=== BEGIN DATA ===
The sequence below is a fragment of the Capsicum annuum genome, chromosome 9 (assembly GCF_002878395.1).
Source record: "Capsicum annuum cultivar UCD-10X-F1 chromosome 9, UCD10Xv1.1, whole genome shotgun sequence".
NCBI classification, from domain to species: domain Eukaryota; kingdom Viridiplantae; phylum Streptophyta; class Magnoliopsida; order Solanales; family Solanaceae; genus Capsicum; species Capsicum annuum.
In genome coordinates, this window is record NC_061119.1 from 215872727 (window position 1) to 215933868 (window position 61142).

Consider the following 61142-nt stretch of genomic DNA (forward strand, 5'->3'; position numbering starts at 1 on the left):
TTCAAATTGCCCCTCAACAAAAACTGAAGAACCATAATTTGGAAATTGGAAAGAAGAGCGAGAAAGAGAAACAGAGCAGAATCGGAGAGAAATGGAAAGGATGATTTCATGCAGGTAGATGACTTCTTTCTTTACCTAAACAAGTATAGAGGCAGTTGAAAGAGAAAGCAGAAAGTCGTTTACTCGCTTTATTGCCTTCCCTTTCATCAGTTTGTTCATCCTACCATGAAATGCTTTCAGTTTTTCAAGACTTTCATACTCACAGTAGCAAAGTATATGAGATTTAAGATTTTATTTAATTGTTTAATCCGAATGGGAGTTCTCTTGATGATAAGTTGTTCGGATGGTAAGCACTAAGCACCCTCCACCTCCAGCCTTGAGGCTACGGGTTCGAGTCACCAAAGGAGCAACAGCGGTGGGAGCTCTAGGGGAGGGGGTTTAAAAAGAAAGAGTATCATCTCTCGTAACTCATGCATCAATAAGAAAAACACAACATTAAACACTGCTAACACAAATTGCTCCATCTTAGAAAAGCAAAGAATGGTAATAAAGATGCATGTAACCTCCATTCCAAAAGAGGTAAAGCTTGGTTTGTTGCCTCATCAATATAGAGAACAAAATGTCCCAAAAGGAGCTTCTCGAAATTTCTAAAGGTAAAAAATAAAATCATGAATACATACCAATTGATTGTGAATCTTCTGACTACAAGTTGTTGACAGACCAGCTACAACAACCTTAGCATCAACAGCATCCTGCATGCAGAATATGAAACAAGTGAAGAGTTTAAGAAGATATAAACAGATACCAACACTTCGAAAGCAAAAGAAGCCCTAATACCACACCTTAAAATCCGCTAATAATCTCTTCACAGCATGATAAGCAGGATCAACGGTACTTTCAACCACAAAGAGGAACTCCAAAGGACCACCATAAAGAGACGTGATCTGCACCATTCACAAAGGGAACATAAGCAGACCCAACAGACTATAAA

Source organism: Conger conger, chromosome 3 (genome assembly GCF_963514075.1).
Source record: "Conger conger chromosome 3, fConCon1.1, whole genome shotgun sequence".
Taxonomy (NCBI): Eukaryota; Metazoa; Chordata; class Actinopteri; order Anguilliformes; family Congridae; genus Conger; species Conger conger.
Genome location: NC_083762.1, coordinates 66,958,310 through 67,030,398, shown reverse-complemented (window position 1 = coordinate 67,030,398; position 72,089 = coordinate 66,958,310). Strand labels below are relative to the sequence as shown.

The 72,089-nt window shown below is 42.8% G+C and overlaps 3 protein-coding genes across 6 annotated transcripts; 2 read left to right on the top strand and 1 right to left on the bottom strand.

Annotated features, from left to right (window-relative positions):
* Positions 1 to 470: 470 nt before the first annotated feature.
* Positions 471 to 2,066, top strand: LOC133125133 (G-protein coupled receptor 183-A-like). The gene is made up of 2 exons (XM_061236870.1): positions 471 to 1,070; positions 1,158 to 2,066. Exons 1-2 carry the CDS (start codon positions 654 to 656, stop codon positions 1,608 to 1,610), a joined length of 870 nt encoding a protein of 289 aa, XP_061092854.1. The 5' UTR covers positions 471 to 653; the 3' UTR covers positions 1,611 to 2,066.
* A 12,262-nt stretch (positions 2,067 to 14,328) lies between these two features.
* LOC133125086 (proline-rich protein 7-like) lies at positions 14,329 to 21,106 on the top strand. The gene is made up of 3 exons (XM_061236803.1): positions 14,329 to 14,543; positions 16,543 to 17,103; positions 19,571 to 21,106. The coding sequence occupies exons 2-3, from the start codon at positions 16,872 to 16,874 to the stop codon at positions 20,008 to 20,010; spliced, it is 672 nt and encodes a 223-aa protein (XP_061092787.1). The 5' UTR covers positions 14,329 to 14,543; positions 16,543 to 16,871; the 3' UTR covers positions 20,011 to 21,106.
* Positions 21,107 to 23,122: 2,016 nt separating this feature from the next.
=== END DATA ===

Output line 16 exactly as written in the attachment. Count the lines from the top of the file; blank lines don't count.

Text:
* LOC133125086 (proline-rich protein 7-like) lies at positions 14,329 to 21,106 on the top strand. The gene is made up of 3 exons (XM_061236803.1): positions 14,329 to 14,543; positions 16,543 to 17,103; positions 19,571 to 21,106. The coding sequence occupies exons 2-3, from the start codon at positions 16,872 to 16,874 to the stop codon at positions 20,008 to 20,010; spliced, it is 672 nt and encodes a 223-aa protein (XP_061092787.1). The 5' UTR covers positions 14,329 to 14,543; positions 16,543 to 16,871; the 3' UTR covers positions 20,011 to 21,106.